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Is the quest for cheaper, cleaner energy a flawed idea? Shouldn't we be focusing instead on energy efficiency?

Most unbiased scientists seem to agree the use of fossil fuels is having a profoundly damaging effect on the environment, not least because of greenhouse gases contributing to climate change. Imagine for a moment we find a cheaper, cleaner alternative - for example, we find a much more efficient way of turning solar power into electricity. What happens to this cheaper, cleaner energy? Much more of it gets used, to do whatever work we want it to do. Most work generates heat energy as a by-product. So instead of affecting the climate via the production of greenhouse gases, we would be affecting it directly by adding heat to the atmosphere. Just imagine the increased number of air-conditioners, and the increased hours of their use, with cheaper electricity. Lots more cooler homes = far more 'waste' heat being vented.

  • Mar 16 2011: Yes we should be focussing on energy efficiency, and plentiful cheap energy might be like cheap oil encouraging gas-guzzlers. With shortage, then efforts go into greater efficiency. Strongest focus on energy efficiency would happen if energy rationing were introduced - but that may be politically unpalatable even if phased over time and even though it needn't mean sacrificing lifestyle (e.g. low energy bulb can be substitute tungsten). Another approach might be introduction of minimum energy efficiency standards for various appliances - in similar way to how emission levels for cars were set. Requirements would then be imposed on the manufacturer rather than consumer.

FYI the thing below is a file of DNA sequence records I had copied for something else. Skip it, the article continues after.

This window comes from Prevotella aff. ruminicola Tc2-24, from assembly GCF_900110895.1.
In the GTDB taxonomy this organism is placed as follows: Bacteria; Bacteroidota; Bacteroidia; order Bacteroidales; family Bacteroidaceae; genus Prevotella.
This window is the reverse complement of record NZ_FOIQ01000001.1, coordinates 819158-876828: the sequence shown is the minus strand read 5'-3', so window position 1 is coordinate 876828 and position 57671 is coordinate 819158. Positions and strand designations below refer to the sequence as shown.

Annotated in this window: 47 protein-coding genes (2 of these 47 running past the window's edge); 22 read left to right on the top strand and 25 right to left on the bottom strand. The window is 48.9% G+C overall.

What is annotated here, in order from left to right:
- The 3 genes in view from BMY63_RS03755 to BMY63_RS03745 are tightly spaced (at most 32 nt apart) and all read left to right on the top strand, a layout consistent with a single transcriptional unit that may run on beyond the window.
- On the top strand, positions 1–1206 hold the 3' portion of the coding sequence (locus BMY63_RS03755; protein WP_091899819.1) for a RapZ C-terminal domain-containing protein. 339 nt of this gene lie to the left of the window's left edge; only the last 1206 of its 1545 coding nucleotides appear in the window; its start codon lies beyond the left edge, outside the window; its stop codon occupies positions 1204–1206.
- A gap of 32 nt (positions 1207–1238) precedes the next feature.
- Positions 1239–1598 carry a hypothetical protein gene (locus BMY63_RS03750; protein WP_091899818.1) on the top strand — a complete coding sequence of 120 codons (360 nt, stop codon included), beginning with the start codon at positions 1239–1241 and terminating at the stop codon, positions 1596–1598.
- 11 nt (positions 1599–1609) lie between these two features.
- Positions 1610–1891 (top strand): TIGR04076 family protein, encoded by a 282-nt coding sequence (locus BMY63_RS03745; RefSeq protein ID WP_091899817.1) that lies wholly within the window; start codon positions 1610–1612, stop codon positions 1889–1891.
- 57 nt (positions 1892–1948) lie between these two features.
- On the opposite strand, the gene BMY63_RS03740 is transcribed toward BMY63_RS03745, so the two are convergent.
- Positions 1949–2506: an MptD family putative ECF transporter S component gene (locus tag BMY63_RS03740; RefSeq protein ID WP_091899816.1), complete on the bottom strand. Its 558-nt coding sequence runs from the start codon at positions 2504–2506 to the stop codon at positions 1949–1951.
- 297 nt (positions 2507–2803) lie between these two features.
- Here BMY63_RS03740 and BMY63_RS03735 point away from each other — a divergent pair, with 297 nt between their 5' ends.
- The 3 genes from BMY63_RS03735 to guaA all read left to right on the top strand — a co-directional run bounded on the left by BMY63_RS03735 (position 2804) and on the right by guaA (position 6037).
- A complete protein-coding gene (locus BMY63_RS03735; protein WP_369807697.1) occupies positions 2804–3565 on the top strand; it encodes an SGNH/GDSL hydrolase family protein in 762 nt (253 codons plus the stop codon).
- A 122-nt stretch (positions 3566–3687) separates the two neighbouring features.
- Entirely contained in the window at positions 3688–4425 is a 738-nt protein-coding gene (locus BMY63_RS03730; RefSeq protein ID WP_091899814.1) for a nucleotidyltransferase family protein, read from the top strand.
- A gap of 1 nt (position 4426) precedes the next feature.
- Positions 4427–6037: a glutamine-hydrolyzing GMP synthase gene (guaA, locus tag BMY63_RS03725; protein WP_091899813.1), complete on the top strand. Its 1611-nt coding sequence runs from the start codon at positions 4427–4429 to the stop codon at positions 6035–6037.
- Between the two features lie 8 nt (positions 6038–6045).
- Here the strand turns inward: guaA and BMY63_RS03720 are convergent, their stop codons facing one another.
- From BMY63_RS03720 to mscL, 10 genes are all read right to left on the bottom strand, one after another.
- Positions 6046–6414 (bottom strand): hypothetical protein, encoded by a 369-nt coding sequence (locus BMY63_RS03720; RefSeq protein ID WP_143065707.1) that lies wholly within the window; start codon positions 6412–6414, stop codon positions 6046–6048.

(It is not just generators that are inefficient - a great deal of electricity produced is lost in transmission over power lines - 10% or more can go in line loss).
  • Mar 4 2011: I was going to post something similar, but I stumbled upon your idea before I did. I've asked the same questions that you ask. I agree that waste heat is a potentially huge problem that I am frankly surprised is getting so little attention. In fact, it changes climate more obviously than greenhouse gases. Maybe not yet on a massive scale, but one cannot deny that heated microclimates are being created around populated areas like cities and industrial centres. You can't say that this has no effect on the big picture.

    Secondly, I think your efficiency idea is spot on. Most generators and transducers, of all types, are incredibly inefficient. There is so much energy being wasted through friction in mechanical devices like engines, infrared radiation (in light bulbs for example) and even the friction between a vehicle and air (where do you think all the energy in you momentum goes when you take your foot off the gas?) That's a lot of power being released willy-nilly into the environment. Who knows what will happen?

    Engineers, instead of focusing on hydrogen and electrical power, should work on making transducers more effective. People don't realize the extent of power hidden in the smallest amount of fossil fuels. It's just that it is mostly lost. I believe that we would actually have longer lasting energy by making use of fossil fuels' full potential, rather than using up the world's lithium supplies and greatest minds in developing electric cars while gasoline and nearly all of it's priceless energy is literally being left to burn away.